One unit of credit equals four semester hours.
CS 501 Windows Application Programming
Environment, programming and application of Microsoft’s Visual Basic (MVB) are discussed. Students use the latest version of MVB to develop Windows application programs. Class modules are introduced to promote object-oriented design. Techniques of data binding are discussed to allow seamless movement of data between GUIs (graphical user interfaces) and databases.
CS 504 Computer Network Concepts
This course discusses network architecture, components, protocols, design and topology. Topics include: data communications fundamentals, TCP/IP, UUCP, OSI Layers, gateways, bridges, routers, domains, packets, datagrams and related network concepts.
CS 511 Local Area Networks
The architecture, components, design, installation and programming of local area networks (LANs) is discussed. Administering networks using a network operating system such as Windows and Linux are represented. Intranets are also introduced.
CS 530 Database Systems and Programming
Concepts and applications of databases are discussed. The student learns how to design, create and program using the relational database management system Microsoft SQL Server. In addition, application development using SQL and VB.NET is introduced.
CS 545 Wide Area Networks
This course discusses the concepts, architecture, topologies, applications and security of wide-area networks (WANs). Data communication concepts applied in WANs, as well as transmission media, protocols, installation and components of WANs, are presented. Practical information on how to set up Linux-based intranet/Internet Services (e.g., DNS, SMTP, Apache Web Server, etc.) is also given.
CS 550 Web Development
Using the Internet as a case study of a WAN, the student learns how to program in appropriate network-oriented languages (e.g. HTML, VB.NET, and ASP.NET. As part of this programming experience, the student is taught how to develop a Web site that accesses data in an SQL Server database. The student also learns how to apply .NET Web Services to business applications. It will discuss network programming concepts using the .NET Framework, focusing primarily on the System.Net and System.Net.Socket namespaces. It will identify Web Services standards and protocols, including HTTP, XML, and SOAP. The student will learn how to design, construct and test Web Services, as well as create applications that consume these services using VB.NET. In addition, the student will learn how to locate Web Services and will explore the security methods used to protect these services.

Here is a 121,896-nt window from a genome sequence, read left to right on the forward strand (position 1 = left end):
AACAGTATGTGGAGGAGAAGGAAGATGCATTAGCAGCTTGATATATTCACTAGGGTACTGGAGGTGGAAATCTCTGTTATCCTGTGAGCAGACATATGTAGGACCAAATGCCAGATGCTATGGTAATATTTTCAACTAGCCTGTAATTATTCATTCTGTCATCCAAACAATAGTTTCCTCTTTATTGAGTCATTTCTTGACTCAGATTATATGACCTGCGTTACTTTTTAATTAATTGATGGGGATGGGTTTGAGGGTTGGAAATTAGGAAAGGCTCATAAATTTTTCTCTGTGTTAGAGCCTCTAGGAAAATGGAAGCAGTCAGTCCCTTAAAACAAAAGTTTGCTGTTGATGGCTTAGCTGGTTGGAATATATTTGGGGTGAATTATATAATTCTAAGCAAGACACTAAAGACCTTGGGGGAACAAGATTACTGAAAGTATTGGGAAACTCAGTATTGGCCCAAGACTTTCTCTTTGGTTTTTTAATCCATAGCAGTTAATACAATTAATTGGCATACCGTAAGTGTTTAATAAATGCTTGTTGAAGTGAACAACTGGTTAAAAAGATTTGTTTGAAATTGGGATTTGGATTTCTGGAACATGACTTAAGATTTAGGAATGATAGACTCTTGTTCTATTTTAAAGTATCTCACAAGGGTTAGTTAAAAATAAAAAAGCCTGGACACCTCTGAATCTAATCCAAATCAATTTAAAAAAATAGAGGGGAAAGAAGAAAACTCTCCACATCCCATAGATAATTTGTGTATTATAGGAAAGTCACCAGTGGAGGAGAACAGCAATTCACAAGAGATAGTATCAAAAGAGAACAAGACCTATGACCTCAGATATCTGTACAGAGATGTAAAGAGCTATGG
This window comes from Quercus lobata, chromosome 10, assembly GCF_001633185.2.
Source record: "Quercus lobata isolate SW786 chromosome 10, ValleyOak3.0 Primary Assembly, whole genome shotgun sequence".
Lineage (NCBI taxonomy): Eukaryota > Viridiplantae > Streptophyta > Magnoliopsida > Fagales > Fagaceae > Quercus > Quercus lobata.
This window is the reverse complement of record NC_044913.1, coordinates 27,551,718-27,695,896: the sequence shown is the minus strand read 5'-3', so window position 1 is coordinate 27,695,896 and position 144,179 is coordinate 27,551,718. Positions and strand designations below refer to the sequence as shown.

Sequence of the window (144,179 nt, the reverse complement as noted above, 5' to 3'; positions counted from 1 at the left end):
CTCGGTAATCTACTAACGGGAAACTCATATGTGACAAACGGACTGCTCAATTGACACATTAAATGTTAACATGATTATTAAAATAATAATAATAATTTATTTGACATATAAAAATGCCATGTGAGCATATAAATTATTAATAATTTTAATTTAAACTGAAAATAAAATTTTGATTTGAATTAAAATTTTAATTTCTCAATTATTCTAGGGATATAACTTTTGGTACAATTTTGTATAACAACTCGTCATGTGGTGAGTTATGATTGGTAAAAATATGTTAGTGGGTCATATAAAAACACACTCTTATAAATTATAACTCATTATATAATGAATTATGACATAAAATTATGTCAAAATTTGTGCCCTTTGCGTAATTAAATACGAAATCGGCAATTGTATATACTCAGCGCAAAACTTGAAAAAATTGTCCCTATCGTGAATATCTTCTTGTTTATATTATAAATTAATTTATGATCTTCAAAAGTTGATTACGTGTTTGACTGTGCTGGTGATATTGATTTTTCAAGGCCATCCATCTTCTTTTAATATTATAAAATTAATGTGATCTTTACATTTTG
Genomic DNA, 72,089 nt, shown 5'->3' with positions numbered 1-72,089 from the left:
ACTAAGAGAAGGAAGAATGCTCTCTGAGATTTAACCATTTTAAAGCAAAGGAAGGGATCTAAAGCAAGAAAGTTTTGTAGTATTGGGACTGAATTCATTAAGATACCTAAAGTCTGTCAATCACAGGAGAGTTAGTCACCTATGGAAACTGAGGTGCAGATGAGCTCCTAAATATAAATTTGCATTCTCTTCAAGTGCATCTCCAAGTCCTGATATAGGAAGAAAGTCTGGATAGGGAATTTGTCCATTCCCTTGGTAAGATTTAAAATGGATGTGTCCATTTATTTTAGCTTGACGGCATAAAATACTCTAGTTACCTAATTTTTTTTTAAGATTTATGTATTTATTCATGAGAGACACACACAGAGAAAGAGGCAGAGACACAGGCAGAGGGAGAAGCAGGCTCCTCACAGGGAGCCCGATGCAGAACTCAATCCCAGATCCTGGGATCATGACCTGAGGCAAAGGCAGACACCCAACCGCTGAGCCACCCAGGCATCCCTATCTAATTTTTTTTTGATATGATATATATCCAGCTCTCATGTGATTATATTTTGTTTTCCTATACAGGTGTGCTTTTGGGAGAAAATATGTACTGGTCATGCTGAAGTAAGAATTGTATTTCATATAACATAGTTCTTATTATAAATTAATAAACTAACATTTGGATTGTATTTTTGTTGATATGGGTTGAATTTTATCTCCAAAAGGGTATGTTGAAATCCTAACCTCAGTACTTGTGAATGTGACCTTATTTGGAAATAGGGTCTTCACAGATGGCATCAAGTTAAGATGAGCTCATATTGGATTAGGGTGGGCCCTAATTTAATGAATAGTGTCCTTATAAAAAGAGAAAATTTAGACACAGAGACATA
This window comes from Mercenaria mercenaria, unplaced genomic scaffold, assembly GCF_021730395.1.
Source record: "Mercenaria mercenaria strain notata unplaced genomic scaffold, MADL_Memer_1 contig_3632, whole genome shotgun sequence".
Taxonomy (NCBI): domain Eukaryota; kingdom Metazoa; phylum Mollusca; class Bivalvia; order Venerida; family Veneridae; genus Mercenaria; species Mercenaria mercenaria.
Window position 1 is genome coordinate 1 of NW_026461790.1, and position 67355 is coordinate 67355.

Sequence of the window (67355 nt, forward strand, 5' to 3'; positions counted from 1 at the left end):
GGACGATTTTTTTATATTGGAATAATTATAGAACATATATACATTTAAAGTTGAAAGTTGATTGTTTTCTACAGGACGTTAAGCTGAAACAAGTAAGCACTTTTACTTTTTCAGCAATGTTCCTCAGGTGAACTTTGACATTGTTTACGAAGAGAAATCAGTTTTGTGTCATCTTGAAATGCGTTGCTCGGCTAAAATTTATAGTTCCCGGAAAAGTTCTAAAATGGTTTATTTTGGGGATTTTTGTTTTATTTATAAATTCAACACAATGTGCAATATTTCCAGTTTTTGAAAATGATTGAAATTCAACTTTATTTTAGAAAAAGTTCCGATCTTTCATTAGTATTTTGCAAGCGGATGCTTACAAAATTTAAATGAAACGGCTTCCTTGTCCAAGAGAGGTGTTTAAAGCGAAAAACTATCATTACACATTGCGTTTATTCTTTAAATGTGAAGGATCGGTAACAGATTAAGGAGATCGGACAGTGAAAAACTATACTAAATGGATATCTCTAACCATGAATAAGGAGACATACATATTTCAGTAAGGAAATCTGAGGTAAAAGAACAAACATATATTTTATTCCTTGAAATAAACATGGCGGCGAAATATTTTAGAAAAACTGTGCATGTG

CS 570 Internetworking Technologies
This course discusses the fundamental technologies such as the industry, products, and procedures involved in creating and administering internetworks. Various network technologies designed to be interconnected by routers, switches, and other networking devices to create an internetwork are also discussed. Included are topics such as: routing models, design, and implementation of internetworking with TCP/IP, and using Cisco Internetworking Operating Systems (IOS) and Cisco routers. IP Telephony and Call Manager are discussed.
CS 575 Special Topics in Computer Information Systems
Faculty and advanced graduate students study a specific topic chosen for its particular experimental, theoretical, philosophical, technical or scientific interest.
CS 590 Independent Study (optional)
An optional course to be used at the discretion of the department chair or program coordinator, normally for second-year students in the program.
BUS 551 Organization Behavior
This course teaches the organizational skills needed by the network specialist to work alongside non-technical personnel in business and industry. Students learn problem-solving techniques related to project design and development, ergonomics, concepts of managing and organizing projects and how to apply a team management approach in project administration and control. The case study method, combined with classroom exercises and student presentations, will be utilized throughout this course.
MBA 509 Project Management
This course teaches students the art and science of project management as applied to a variety of business and technology settings. Students will learn and practice project techniques that relate to the five phases of project management: initiating, planning, executing, monitoring and controlling, and closing projects. The program allows students to immediately practice course concepts in various activities in which they will create key project documents, including a business case, project charter, scope statement, WBS and a project plan.
Due to the fast-changing nature of computer networking and technology, Elmhurst College reserves the right to modify courses, schedules and program format without advance notice to students.